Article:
The he trip is going well after 45 days and over 300 nautical miles we have reached Sitka. Here we are re-supplying on spices, oil and sugar. After several weeks of fantastic weather we now have a pretty good storm moving through. Hopefully we can continue towards Goddard Hot Springs tomorrow.

Good weather allowed us to paddle the open coast on the west side of Yakobi island.
Brekers along the outer coast of Chichagof Island.
Deer are abundant along the coast and can be amazingly approachable when approached slowly.
Nancy proudly showing off her catch. The first salmon Of the season for us.
Nearly 40 pounds of fresh salmon that will feed us for many days.
Smoking salmon is working well as a way to preserve fish, and it is delicious. The evening before we caught 7 large Keta salmon.
This dinner was a highlight. Pan fried rock fish, with rock fish ceviche, shrimp and fresh picked berries.

Subsistence Kayak Trip

We are leaving for our summer of subsistence sea kayaking in SE Alaska, until September (is the plan). Will start paddling in Haines, and paddle in the direction that seems to have the best catching and harvesting. Our fishing gear, shrimp pots, crab snares, etc. are ready to provide the catch as we collect edible berries, plants and mushrooms. A well stocked spice kit will help us prepare some delicious meals (we hope). A few pictures from last summers trip below. I will try to update this page if we stop in a small town.

Want to hear more about how it is going? We are planning to post several updates with Adventure Kayaker.

 Fredrik Norrsell
Dinner with rock fish, shrimp, wild weeds, and mushrooms.
 Fredrik Norrsell
Nancy Pfeiffer picking blueberries.
 Fredrik Norrsell
Stir-fry with wild mushrooms and greens cooking over a fire.
 Fredrik Norrsell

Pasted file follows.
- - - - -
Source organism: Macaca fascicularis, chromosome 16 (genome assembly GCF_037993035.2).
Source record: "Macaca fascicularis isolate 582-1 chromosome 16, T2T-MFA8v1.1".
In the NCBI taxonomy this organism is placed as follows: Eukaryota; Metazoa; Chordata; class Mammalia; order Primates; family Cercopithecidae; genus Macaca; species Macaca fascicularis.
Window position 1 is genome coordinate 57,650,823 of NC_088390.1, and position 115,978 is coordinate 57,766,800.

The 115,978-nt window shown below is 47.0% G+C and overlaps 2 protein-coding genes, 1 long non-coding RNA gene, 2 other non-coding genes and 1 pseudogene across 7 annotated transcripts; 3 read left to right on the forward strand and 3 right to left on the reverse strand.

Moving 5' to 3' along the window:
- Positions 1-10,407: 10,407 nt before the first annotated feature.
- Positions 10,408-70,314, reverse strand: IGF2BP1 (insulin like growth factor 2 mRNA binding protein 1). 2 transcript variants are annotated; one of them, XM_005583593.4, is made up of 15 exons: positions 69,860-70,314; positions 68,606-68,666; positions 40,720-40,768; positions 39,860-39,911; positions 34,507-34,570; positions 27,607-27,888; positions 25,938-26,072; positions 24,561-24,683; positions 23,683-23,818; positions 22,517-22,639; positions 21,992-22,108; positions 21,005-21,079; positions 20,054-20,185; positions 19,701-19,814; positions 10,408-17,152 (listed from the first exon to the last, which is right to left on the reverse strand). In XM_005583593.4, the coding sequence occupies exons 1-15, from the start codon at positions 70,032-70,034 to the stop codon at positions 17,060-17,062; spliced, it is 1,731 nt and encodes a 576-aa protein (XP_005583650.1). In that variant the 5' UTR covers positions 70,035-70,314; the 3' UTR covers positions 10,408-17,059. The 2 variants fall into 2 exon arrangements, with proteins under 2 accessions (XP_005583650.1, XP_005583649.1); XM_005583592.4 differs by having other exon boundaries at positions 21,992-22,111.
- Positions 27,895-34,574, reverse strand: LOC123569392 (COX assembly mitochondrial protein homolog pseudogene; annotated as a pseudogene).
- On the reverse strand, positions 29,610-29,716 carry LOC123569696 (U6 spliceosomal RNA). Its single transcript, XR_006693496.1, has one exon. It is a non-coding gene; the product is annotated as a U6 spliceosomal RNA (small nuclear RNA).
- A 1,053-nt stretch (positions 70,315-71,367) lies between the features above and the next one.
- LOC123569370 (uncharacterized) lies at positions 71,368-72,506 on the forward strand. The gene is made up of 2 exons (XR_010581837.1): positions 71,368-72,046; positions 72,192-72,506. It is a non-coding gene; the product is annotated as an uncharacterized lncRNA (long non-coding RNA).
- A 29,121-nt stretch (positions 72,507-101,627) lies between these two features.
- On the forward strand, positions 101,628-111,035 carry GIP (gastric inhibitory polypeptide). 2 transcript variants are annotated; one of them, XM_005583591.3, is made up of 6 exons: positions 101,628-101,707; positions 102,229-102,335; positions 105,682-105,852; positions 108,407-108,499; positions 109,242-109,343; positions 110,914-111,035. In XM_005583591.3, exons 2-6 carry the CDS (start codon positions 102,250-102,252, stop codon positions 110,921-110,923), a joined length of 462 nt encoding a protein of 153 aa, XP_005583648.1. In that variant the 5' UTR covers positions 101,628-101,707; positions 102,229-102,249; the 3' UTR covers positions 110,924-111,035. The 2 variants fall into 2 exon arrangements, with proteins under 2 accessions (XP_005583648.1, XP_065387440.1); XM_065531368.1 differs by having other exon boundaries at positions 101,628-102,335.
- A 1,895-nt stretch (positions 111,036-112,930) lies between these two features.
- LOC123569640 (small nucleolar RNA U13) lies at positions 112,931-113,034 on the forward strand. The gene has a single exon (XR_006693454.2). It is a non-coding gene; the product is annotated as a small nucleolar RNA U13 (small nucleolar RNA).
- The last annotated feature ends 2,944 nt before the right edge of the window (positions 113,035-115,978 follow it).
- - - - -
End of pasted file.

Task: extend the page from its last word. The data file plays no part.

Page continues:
A nice collection of fresh harvest, watermelon berries, chanterelles, blueberries and chitons.

 

Wonderful winter in Baja

Many people would probably celebrate the lack of winter in Alaska this year. But for me and my wife Nancy which love snow, cold, and backcountry skiing it was quite depressing with rain, warm temps, and a thin crust of dirty snow in the backyard. Photographically it was a disaster, how do you convey the feeling of winter when the snow is dirty and there is dead brown sticks everywhere?

The solution escape to Mexico where there is no expectations of snow. We started out with a week long backpack trip in the Laguna Mountains, a UNESCO Biosphere Reserve. The friendly rancheros that live in around the mountains was a highlight, especially Prisciliano at Rancho Ecologico Sol de Mayo. Most tourist come here for a few hours to see the amazing waterfall, but be wise and spend a few days, explore the area, learn from Prisciliano and enjoy the amazing hospitality.

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Yet – another amazing swimming hole. Please be careful to not contaminate the precious desert water with sunscreens, soap, and other chemicals.

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Yes – we actually got three days of straight rain, and in our infinite wisdom we didn’t bring a rainfly to our tent as it never rains in the desert. Luckily this boulder had a great overhang that sheltered us for one of the nights.

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The terrain is steep and rugged with granite slabs and boulders, surrounded by lush and very diverse vegetation.

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The higher elevations has an amazing forest with Oak and Pine tress mixed with Joshua trees, and covered in lichen and moss communities.

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After crossing the range from east to west, we enjoyed another stormy night on the Pacific Ocean.

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With sore knees and feet the ocean was calling us, and we went sea kayaking around Isla Espiritu Santo.

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Amazing sunsets was one of the highlights, but so was the wildlife. Fun to see the American Oystercatcher patrolling the beaches, and the Magnificent Frigatebird at their nesting colony.